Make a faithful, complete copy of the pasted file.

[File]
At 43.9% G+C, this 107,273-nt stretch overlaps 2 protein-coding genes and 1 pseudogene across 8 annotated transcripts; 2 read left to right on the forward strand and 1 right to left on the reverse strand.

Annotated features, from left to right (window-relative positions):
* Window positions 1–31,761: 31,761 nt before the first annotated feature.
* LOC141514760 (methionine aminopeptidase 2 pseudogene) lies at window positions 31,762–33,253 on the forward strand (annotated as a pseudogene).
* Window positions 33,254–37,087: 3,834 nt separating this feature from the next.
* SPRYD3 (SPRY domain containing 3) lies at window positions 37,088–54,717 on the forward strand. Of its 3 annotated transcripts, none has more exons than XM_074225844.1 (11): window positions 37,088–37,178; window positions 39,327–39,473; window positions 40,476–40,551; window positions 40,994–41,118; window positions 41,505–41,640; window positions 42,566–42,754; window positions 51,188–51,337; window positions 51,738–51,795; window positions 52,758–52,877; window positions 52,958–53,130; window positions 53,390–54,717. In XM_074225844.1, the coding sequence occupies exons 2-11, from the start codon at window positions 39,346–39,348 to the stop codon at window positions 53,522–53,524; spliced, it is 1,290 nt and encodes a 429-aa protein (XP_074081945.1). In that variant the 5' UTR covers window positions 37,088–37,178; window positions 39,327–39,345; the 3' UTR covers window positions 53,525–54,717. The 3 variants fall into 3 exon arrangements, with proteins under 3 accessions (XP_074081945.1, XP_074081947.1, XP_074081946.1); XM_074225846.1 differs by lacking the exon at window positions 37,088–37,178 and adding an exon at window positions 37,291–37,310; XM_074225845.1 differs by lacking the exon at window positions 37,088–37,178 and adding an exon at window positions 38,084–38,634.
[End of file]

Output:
At 43.9% G+C, this 107,273-nt stretch overlaps 2 protein-coding genes and 1 pseudogene across 8 annotated transcripts; 2 read left to right on the forward strand and 1 right to left on the reverse strand.

Annotated features, from left to right (window-relative positions):
* Window positions 1–31,761: 31,761 nt before the first annotated feature.
* LOC141514760 (methionine aminopeptidase 2 pseudogene) lies at window positions 31,762–33,253 on the forward strand (annotated as a pseudogene).
* Window positions 33,254–37,087: 3,834 nt separating this feature from the next.
* SPRYD3 (SPRY domain containing 3) lies at window positions 37,088–54,717 on the forward strand. Of its 3 annotated transcripts, none has more exons than XM_074225844.1 (11): window positions 37,088–37,178; window positions 39,327–39,473; window positions 40,476–40,551; window positions 40,994–41,118; window positions 41,505–41,640; window positions 42,566–42,754; window positions 51,188–51,337; window positions 51,738–51,795; window positions 52,758–52,877; window positions 52,958–53,130; window positions 53,390–54,717. In XM_074225844.1, the coding sequence occupies exons 2-11, from the start codon at window positions 39,346–39,348 to the stop codon at window positions 53,522–53,524; spliced, it is 1,290 nt and encodes a 429-aa protein (XP_074081945.1). In that variant the 5' UTR covers window positions 37,088–37,178; window positions 39,327–39,345; the 3' UTR covers window positions 53,525–54,717. The 3 variants fall into 3 exon arrangements, with proteins under 3 accessions (XP_074081945.1, XP_074081947.1, XP_074081946.1); XM_074225846.1 differs by lacking the exon at window positions 37,088–37,178 and adding an exon at window positions 37,291–37,310; XM_074225845.1 differs by lacking the exon at window positions 37,088–37,178 and adding an exon at window positions 38,084–38,634.